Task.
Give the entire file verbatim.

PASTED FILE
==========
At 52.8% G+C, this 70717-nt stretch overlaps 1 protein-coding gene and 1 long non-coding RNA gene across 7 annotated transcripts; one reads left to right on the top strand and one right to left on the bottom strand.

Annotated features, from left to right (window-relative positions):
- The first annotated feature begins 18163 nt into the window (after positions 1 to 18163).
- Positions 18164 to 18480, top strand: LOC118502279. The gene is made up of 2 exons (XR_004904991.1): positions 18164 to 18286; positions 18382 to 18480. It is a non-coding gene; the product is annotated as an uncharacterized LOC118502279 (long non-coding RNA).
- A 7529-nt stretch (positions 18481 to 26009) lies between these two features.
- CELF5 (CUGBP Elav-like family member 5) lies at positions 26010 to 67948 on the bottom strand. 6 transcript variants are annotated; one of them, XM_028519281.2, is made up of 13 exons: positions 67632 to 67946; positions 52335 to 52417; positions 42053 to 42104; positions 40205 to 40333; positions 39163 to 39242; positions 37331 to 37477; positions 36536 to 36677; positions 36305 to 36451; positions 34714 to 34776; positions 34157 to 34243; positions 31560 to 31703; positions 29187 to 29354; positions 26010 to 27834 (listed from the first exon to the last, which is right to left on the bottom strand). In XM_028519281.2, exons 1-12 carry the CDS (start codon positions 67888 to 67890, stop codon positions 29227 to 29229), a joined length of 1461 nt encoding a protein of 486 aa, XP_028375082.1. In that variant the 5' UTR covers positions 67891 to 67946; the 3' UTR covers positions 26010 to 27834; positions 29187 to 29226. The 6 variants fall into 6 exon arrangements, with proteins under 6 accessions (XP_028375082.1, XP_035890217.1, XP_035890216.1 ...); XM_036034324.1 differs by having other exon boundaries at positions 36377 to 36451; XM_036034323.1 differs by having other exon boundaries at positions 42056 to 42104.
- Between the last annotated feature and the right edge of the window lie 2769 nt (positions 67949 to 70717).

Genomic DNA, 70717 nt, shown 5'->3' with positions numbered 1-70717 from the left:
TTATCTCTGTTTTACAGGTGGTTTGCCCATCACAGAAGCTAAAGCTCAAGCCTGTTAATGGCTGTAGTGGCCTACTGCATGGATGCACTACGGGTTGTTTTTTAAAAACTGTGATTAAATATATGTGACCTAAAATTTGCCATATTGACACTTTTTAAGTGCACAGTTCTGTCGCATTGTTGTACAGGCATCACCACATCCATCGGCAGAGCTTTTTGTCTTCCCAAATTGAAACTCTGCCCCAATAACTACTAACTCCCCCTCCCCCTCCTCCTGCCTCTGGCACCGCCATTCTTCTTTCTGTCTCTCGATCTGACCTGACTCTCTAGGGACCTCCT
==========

At 52.8% G+C, this 70717-nt stretch overlaps 1 protein-coding gene and 1 long non-coding RNA gene across 7 annotated transcripts; one reads left to right on the top strand and one right to left on the bottom strand.

Annotated features, from left to right (window-relative positions):
- The first annotated feature begins 18163 nt into the window (after positions 1 to 18163).
- Positions 18164 to 18480, top strand: LOC118502279. The gene is made up of 2 exons (XR_004904991.1): positions 18164 to 18286; positions 18382 to 18480. It is a non-coding gene; the product is annotated as an uncharacterized LOC118502279 (long non-coding RNA).
- A 7529-nt stretch (positions 18481 to 26009) lies between these two features.
- CELF5 (CUGBP Elav-like family member 5) lies at positions 26010 to 67948 on the bottom strand. 6 transcript variants are annotated; one of them, XM_028519281.2, is made up of 13 exons: positions 67632 to 67946; positions 52335 to 52417; positions 42053 to 42104; positions 40205 to 40333; positions 39163 to 39242; positions 37331 to 37477; positions 36536 to 36677; positions 36305 to 36451; positions 34714 to 34776; positions 34157 to 34243; positions 31560 to 31703; positions 29187 to 29354; positions 26010 to 27834 (listed from the first exon to the last, which is right to left on the bottom strand). In XM_028519281.2, exons 1-12 carry the CDS (start codon positions 67888 to 67890, stop codon positions 29227 to 29229), a joined length of 1461 nt encoding a protein of 486 aa, XP_028375082.1. In that variant the 5' UTR covers positions 67891 to 67946; the 3' UTR covers positions 26010 to 27834; positions 29187 to 29226. The 6 variants fall into 6 exon arrangements, with proteins under 6 accessions (XP_028375082.1, XP_035890217.1, XP_035890216.1 ...); XM_036034324.1 differs by having other exon boundaries at positions 36377 to 36451; XM_036034323.1 differs by having other exon boundaries at positions 42056 to 42104.
- Between the last annotated feature and the right edge of the window lie 2769 nt (positions 67949 to 70717).

Genomic DNA, 70717 nt, shown 5'->3' with positions numbered 1-70717 from the left:
TTATCTCTGTTTTACAGGTGGTTTGCCCATCACAGAAGCTAAAGCTCAAGCCTGTTAATGGCTGTAGTGGCCTACTGCATGGATGCACTACGGGTTGTTTTTTAAAAACTGTGATTAAATATATGTGACCTAAAATTTGCCATATTGACACTTTTTAAGTGCACAGTTCTGTCGCATTGTTGTACAGGCATCACCACATCCATCGGCAGAGCTTTTTGTCTTCCCAAATTGAAACTCTGCCCCAATAACTACTAACTCCCCCTCCCCCTCCTCCTGCCTCTGGCACCGCCATTCTTCTTTCTGTCTCTCGATCTGACCTGACTCTCTAGGGACCTCCT